Whose Magna Carta is it anyway?
17 June 2014
Yesterday was Magna Carta Day. It is now only 364 days until the 800th anniversary of the sealing of England’s oldest charter of rights, and one of the world’s most influential legal documents.
There will be much celebration in the coming year, and rightly so. Despite its age, Magna Carta is still partly on our statute books. It represents the first legal constraints imposed on the English king by his subjects. It has influenced every major rights law since – notably, the United States Constitution and the European Convention on Human Rights, both of which are very much still in force.
According to the Magna Carta Trust, there will be eight century beer, festivities, new books, an opera, a calypso tribute and even a new roundabout on the A308 at Runnymede. And if a new roundabout isn’t “English” enough for you, there will of course be lots of dressing up in silly costumes.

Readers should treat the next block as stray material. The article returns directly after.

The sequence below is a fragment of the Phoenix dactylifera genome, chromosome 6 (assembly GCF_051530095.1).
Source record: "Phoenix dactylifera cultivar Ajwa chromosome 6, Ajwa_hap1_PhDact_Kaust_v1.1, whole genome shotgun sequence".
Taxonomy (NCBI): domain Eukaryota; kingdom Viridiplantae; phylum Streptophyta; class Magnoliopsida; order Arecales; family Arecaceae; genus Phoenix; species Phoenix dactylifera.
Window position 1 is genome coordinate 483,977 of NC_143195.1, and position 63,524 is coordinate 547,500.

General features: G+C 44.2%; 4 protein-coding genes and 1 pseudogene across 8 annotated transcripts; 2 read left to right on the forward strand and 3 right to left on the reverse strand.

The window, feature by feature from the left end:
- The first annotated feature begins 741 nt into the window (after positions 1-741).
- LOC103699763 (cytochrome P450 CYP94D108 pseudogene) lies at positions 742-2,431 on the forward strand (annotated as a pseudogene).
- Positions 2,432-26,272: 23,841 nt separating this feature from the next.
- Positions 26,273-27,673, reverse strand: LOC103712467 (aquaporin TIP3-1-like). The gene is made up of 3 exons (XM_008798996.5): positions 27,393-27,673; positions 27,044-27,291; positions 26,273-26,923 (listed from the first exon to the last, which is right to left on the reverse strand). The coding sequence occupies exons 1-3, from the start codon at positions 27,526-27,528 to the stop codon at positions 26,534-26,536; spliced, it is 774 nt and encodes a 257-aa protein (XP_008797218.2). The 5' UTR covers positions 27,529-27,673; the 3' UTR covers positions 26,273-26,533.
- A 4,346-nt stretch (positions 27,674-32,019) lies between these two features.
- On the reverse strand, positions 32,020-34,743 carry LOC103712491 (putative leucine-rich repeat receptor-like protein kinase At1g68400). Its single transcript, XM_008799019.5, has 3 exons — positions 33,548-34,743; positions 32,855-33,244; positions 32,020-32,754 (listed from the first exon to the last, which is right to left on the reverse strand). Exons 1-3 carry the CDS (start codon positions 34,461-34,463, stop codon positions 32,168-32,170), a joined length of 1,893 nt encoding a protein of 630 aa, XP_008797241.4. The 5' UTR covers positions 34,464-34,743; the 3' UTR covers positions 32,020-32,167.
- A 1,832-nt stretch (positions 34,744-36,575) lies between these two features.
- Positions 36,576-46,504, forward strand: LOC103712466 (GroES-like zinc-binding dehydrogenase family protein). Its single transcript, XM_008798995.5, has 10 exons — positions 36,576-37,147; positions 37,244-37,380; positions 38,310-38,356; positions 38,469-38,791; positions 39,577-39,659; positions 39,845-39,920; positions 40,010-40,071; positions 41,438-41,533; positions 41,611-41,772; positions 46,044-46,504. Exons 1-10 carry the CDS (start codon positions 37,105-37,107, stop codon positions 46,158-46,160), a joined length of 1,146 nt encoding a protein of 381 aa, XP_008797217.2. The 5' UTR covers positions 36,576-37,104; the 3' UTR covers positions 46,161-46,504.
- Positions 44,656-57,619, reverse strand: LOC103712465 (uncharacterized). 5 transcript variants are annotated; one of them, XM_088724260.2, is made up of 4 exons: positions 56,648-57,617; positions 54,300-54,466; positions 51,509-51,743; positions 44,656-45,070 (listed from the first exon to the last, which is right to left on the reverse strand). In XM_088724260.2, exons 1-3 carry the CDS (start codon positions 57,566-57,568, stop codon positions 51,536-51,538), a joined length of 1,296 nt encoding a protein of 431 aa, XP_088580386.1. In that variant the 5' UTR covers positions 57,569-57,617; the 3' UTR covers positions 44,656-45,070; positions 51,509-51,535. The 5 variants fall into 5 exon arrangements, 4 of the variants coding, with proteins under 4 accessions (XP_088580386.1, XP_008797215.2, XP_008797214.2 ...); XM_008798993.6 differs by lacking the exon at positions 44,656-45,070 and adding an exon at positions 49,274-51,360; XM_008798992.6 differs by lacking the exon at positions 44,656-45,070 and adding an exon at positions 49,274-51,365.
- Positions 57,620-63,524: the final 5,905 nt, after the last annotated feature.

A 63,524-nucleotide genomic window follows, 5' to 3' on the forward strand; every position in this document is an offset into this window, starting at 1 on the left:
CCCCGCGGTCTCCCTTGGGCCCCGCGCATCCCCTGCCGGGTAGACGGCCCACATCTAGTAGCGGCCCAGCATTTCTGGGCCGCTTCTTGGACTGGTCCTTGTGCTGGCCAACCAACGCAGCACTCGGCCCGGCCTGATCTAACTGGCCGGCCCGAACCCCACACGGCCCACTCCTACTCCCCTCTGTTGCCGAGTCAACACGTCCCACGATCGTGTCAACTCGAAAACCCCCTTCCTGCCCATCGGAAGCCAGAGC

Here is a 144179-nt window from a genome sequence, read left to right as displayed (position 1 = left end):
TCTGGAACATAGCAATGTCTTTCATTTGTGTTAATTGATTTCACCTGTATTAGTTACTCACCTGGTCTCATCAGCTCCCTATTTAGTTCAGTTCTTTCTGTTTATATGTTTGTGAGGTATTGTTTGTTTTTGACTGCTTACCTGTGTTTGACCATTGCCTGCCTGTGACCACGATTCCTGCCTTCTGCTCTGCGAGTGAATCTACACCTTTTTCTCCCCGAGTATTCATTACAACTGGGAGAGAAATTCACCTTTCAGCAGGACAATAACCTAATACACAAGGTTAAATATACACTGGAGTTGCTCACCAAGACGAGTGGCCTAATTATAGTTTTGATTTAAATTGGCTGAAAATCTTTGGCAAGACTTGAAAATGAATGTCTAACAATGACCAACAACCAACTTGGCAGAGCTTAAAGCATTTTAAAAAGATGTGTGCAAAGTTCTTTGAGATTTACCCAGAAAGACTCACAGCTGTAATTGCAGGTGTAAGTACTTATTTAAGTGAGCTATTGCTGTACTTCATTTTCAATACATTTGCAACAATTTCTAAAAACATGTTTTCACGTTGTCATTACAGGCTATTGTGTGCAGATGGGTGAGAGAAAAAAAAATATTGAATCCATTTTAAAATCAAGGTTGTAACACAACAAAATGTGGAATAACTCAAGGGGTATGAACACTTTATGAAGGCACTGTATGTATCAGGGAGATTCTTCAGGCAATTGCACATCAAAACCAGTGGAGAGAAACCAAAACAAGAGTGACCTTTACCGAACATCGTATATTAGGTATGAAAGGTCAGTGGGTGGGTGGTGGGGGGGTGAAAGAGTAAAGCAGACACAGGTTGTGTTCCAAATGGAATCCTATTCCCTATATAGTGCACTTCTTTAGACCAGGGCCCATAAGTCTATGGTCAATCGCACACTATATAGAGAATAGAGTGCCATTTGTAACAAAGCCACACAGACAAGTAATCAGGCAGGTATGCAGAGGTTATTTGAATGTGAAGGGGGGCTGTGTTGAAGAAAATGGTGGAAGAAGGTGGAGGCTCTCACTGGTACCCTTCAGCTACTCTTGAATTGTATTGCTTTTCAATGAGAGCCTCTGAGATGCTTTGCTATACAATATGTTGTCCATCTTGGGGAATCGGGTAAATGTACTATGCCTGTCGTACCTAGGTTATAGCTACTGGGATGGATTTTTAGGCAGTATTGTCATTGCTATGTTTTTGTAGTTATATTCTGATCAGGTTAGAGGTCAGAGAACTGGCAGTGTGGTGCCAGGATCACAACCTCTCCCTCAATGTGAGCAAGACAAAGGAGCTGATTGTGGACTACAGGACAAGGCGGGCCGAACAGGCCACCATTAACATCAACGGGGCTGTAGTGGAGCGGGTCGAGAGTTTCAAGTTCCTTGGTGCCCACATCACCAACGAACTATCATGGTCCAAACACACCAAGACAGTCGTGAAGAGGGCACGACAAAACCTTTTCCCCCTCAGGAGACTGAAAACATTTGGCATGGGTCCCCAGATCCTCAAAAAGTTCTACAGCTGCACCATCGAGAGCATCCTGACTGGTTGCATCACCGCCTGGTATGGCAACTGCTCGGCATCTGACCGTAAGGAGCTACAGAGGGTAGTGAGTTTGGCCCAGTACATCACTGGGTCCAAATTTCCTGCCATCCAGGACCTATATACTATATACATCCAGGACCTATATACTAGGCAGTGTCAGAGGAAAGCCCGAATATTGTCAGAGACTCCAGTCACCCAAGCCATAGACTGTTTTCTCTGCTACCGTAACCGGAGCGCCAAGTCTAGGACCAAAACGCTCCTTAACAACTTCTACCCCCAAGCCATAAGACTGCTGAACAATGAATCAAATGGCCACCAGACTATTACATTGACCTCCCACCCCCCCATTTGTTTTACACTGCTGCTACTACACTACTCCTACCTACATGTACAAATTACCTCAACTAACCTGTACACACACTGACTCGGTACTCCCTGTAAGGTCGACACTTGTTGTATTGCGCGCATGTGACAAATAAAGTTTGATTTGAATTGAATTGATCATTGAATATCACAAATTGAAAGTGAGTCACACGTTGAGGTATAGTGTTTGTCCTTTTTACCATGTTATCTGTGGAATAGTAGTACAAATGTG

But along with celebration, there will be disagreement. It has already started.
Politicians are already claiming Magna Carta as their own. Earlier this month, the Shadow Justice Secretary said that Labour would “use the 800th anniversary of the Magna Carta – the world’s first bill of rights – to assert the role of British courts vis-à-vis Strasbourg.” For Labour, the Human Rights Act 1998, which was passed at the start of its last stint in government, is Magna Carta’s modern descendant.
Meanwhile, in last week’s Mail on Sunday, the Prime Minister wrote his own stirring defence of British values, which for him include “a belief in freedom, tolerance of others, accepting personal and social responsibility, respecting and upholding the rule of law“. These values are, he says, as British as fish and chips, which given that dish’s origins in the Portuguese Jewish community, rather brings to mind the famous Blackadder bit on being “as British as Queen Victoria“.